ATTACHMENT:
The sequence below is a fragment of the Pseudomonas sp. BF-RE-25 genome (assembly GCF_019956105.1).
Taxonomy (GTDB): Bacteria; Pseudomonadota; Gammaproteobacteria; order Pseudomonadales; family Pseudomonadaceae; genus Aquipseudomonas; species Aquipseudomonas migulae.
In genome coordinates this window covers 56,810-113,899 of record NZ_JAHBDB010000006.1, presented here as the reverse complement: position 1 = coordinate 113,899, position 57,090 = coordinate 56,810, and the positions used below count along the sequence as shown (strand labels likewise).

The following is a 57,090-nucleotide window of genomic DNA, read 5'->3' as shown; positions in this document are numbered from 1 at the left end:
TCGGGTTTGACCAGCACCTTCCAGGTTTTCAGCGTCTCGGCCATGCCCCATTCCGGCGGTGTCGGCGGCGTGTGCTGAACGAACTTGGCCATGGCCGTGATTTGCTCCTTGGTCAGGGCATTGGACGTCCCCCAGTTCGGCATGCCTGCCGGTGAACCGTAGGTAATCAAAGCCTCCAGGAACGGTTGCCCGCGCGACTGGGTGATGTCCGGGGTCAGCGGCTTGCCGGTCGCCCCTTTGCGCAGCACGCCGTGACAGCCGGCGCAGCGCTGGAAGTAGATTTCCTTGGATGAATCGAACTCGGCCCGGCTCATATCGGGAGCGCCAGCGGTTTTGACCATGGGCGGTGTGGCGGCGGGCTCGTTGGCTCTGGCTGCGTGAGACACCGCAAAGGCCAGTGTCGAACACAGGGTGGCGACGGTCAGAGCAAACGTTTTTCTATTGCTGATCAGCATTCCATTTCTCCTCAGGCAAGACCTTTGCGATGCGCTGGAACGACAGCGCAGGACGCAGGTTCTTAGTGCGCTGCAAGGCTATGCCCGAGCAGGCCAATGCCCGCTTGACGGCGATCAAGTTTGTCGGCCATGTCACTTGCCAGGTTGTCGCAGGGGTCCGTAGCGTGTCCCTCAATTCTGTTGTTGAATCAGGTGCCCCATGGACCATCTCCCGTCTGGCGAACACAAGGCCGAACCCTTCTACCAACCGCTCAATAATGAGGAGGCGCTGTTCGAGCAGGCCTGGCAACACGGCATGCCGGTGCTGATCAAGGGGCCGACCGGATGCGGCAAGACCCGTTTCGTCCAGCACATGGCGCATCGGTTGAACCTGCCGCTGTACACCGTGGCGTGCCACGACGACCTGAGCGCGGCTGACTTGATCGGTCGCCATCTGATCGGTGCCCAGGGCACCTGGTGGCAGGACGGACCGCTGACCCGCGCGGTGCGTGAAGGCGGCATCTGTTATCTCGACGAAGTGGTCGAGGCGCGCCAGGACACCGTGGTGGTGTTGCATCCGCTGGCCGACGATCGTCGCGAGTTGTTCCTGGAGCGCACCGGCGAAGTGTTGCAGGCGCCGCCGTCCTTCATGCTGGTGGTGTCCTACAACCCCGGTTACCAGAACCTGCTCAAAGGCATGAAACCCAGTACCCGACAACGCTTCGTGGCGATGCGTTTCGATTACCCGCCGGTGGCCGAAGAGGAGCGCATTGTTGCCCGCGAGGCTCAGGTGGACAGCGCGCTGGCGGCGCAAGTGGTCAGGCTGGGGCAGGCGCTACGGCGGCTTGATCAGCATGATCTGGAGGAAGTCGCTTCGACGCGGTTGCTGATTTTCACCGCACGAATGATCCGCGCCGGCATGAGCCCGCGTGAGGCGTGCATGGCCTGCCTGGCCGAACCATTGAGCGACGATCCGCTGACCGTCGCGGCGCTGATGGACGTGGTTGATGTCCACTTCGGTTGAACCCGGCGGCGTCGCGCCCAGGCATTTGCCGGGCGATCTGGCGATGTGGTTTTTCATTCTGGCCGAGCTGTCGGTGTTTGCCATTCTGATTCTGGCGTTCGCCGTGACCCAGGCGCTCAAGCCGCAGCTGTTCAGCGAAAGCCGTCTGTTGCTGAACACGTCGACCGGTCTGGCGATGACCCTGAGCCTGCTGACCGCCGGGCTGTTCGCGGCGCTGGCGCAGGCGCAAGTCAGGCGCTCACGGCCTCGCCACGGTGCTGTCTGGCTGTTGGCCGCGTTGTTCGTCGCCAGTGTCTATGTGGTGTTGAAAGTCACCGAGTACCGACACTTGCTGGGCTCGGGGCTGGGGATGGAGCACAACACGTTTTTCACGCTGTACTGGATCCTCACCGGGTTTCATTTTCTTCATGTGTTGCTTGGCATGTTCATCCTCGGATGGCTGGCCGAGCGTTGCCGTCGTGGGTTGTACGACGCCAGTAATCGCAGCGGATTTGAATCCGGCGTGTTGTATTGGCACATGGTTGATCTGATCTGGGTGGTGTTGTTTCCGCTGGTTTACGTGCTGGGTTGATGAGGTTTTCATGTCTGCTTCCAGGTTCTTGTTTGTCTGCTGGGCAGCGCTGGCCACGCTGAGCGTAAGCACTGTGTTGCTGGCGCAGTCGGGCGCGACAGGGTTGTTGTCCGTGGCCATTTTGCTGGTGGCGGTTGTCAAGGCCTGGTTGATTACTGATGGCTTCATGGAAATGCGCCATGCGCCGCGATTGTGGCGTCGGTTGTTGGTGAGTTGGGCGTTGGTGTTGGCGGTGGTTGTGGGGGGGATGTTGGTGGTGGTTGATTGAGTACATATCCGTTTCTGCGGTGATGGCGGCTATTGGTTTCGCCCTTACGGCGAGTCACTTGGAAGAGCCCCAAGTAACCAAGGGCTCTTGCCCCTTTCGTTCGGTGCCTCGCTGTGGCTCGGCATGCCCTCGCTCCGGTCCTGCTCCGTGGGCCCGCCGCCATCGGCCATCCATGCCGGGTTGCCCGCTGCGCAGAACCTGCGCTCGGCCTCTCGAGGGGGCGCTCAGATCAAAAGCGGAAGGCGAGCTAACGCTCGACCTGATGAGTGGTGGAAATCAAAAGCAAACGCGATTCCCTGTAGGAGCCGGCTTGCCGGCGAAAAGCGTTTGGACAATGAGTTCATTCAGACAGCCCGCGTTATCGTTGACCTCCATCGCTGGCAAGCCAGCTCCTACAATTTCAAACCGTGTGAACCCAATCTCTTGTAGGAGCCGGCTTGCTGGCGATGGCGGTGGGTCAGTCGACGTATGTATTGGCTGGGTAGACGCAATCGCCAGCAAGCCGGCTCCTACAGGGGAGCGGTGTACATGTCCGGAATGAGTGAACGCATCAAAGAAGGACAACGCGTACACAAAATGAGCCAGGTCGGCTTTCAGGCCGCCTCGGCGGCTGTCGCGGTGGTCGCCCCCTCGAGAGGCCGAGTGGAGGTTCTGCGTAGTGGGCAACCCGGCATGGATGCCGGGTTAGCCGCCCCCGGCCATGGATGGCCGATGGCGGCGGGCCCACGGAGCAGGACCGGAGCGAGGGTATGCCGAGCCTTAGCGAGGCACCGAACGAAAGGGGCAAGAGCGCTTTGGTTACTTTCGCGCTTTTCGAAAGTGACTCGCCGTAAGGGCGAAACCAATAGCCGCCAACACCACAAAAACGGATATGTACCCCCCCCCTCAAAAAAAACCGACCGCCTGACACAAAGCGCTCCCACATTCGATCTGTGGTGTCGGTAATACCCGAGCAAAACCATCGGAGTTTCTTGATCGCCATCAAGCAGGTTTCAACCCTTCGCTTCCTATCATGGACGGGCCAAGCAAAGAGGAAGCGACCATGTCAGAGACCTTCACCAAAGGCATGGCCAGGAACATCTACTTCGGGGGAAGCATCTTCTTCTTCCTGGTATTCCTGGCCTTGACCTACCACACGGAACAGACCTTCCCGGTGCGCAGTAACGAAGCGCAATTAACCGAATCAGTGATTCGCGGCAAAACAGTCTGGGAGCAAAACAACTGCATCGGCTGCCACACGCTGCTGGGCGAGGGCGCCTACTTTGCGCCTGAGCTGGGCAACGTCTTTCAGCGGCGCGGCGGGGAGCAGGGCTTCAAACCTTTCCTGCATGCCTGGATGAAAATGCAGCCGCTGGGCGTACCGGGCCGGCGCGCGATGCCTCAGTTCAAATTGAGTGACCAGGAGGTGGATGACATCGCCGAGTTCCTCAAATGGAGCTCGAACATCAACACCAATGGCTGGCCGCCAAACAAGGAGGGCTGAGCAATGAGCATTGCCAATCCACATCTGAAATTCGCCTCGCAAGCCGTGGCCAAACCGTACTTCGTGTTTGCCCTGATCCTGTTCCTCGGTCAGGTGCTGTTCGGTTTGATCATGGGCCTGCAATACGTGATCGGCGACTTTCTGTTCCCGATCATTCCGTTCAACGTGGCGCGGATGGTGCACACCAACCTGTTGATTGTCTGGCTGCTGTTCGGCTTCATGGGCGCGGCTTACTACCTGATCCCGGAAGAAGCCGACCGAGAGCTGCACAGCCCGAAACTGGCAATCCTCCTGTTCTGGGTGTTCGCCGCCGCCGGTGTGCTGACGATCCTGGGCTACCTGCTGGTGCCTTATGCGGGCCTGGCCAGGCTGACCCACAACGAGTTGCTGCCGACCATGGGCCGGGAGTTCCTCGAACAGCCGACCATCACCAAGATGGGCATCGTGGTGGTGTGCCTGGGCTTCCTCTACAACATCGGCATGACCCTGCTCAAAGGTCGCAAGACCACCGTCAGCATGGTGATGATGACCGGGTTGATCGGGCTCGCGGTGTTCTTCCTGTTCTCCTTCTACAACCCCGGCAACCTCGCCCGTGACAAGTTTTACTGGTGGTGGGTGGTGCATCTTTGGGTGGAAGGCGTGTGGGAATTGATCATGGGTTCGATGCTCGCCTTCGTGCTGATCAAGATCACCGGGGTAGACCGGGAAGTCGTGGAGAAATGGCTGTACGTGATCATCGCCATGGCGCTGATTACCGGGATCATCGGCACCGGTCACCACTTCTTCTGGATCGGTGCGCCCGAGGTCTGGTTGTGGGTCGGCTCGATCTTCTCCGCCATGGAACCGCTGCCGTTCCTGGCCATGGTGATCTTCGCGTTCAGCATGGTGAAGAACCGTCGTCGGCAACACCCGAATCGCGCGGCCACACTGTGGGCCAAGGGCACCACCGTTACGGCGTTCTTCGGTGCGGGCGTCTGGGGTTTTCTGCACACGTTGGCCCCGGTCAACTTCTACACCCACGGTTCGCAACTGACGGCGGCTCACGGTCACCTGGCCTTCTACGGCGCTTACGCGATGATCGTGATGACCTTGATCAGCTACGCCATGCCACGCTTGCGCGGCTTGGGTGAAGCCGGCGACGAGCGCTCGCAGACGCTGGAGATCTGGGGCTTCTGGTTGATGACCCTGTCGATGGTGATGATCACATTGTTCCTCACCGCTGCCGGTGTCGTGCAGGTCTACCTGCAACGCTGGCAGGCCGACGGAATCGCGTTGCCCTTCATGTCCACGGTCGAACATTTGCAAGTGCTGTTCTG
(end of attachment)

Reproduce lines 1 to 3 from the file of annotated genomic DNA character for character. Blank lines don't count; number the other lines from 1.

The sequence below is a fragment of the Pseudomonas sp. BF-RE-25 genome (assembly GCF_019956105.1).
Taxonomy (GTDB): Bacteria; Pseudomonadota; Gammaproteobacteria; order Pseudomonadales; family Pseudomonadaceae; genus Aquipseudomonas; species Aquipseudomonas migulae.
In genome coordinates this window covers 56,810-113,899 of record NZ_JAHBDB010000006.1, presented here as the reverse complement: position 1 = coordinate 113,899, position 57,090 = coordinate 56,810, and the positions used below count along the sequence as shown (strand labels likewise).